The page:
Sept. 2, 2005
Children affected by Hurricane Katrina will have many long-term stressors to deal with, including relocating after losing their homes, changing schools and parents losing their jobs.
The National Child Traumatic Stress Network offers tips for parents and caregivers to help kids cope with the emotional toll of hurricanes and other natural disasters:
Shield children from viewing serious injuries and damage as much as possible, including media coverage.
Try to remain calm and monitor adult conversations to minimize children's distress.
Tell children about what adults are doing to help the community recover from the storm.
Let children help in the response, in age-appropriate ways, to boost their sense of control.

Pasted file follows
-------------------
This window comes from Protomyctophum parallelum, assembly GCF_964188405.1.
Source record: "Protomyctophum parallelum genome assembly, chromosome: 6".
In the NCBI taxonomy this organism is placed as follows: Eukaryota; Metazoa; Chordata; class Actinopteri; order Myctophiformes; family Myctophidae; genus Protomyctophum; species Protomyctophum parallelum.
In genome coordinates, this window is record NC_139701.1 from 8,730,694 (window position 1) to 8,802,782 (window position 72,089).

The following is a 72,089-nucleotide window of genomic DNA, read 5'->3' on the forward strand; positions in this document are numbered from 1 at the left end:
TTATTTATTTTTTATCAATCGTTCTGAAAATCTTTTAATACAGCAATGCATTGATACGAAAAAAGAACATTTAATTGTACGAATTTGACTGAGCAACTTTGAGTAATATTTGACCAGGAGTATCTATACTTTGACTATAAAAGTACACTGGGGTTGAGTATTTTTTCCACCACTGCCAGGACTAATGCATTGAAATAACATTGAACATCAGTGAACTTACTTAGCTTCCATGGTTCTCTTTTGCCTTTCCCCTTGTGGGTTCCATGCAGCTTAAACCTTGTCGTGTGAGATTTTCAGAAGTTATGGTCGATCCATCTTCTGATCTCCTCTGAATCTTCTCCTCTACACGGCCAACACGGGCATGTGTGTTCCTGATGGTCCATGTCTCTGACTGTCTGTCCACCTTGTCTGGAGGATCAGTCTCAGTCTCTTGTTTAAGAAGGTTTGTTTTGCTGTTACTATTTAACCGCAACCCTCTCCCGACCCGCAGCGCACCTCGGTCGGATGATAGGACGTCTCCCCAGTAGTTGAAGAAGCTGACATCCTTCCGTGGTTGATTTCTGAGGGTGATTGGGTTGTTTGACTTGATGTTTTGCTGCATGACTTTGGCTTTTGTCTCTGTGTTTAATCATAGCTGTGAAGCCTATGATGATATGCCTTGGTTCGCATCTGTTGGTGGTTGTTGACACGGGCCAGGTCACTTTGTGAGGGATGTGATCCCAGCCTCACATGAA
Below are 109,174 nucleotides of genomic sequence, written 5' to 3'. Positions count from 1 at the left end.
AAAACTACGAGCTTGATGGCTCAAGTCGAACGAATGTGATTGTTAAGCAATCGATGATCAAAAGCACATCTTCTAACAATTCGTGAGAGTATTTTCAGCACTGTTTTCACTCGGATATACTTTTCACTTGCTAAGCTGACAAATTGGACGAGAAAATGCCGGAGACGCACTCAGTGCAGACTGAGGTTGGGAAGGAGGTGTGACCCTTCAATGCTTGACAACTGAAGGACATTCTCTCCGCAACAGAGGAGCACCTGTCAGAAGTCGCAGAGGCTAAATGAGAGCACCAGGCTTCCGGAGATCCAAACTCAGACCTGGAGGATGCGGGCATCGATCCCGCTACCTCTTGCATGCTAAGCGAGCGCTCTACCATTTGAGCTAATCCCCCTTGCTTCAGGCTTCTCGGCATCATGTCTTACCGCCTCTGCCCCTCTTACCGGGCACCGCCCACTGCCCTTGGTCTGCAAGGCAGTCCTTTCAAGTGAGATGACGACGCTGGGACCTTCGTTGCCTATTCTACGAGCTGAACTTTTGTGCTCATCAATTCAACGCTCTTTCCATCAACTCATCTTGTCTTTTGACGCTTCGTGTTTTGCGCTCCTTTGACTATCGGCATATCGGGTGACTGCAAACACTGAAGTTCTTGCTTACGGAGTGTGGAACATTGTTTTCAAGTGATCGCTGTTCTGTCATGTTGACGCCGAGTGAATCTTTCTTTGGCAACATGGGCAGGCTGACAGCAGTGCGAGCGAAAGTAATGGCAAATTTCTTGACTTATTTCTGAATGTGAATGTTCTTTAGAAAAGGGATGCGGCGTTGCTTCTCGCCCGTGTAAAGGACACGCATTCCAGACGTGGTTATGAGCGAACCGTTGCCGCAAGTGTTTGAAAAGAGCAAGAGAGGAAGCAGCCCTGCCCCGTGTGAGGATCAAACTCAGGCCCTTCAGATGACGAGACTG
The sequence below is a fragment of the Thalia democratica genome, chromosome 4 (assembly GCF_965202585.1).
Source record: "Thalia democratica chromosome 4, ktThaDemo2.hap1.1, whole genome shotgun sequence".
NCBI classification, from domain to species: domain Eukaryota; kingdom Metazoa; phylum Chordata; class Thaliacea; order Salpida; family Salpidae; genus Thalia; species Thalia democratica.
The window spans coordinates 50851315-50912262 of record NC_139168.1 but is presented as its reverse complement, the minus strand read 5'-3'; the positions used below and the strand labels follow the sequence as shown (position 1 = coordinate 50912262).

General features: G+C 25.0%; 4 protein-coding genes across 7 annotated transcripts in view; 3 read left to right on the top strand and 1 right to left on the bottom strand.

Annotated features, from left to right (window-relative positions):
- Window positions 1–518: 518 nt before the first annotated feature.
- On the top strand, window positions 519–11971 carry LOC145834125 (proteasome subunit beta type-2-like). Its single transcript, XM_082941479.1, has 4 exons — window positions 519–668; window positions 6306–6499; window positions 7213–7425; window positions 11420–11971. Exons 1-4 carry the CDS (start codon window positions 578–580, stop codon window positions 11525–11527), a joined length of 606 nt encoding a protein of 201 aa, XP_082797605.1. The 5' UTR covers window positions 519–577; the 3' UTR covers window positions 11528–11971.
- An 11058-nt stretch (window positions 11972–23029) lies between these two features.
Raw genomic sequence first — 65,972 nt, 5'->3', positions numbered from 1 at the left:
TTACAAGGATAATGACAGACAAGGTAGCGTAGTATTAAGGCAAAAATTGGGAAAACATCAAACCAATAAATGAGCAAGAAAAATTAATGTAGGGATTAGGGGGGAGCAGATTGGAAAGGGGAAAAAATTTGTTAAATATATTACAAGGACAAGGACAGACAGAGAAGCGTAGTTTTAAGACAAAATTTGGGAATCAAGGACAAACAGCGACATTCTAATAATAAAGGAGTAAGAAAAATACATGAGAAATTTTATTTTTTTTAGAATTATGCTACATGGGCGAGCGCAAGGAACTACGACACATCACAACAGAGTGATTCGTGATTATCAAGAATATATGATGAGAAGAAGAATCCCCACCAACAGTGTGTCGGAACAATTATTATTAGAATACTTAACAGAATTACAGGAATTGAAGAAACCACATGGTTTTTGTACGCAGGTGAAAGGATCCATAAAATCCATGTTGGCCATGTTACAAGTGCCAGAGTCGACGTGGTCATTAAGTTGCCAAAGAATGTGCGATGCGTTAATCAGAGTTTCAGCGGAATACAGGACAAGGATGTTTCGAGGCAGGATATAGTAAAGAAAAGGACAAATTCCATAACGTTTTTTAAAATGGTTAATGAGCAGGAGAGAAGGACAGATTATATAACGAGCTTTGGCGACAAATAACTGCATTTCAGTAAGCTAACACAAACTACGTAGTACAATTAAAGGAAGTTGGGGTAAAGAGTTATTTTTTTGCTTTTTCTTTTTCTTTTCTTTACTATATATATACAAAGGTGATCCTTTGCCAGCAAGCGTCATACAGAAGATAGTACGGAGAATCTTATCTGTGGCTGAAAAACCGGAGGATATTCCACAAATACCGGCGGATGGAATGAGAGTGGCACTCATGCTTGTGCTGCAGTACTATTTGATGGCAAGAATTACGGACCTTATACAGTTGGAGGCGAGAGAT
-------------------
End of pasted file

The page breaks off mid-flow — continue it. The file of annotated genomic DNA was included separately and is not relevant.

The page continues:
Be sympathetic to children's sense of loss over pets and special toys.
Repeatedly reassure children that they are safe.
Spend more time with children at bedtime, when they may be more anxious about separation and the unknown.
Maintain daily routines and expectations for children as much as possible.
Be patient with children when they return to school. They may be distracted and have difficulty concentrating.
You can find out more about the National Child Traumatic Stress Network by Clicking Here.
The American Psychological Association also has tips on its Web site for coping with natural disasters. Click Here for more information.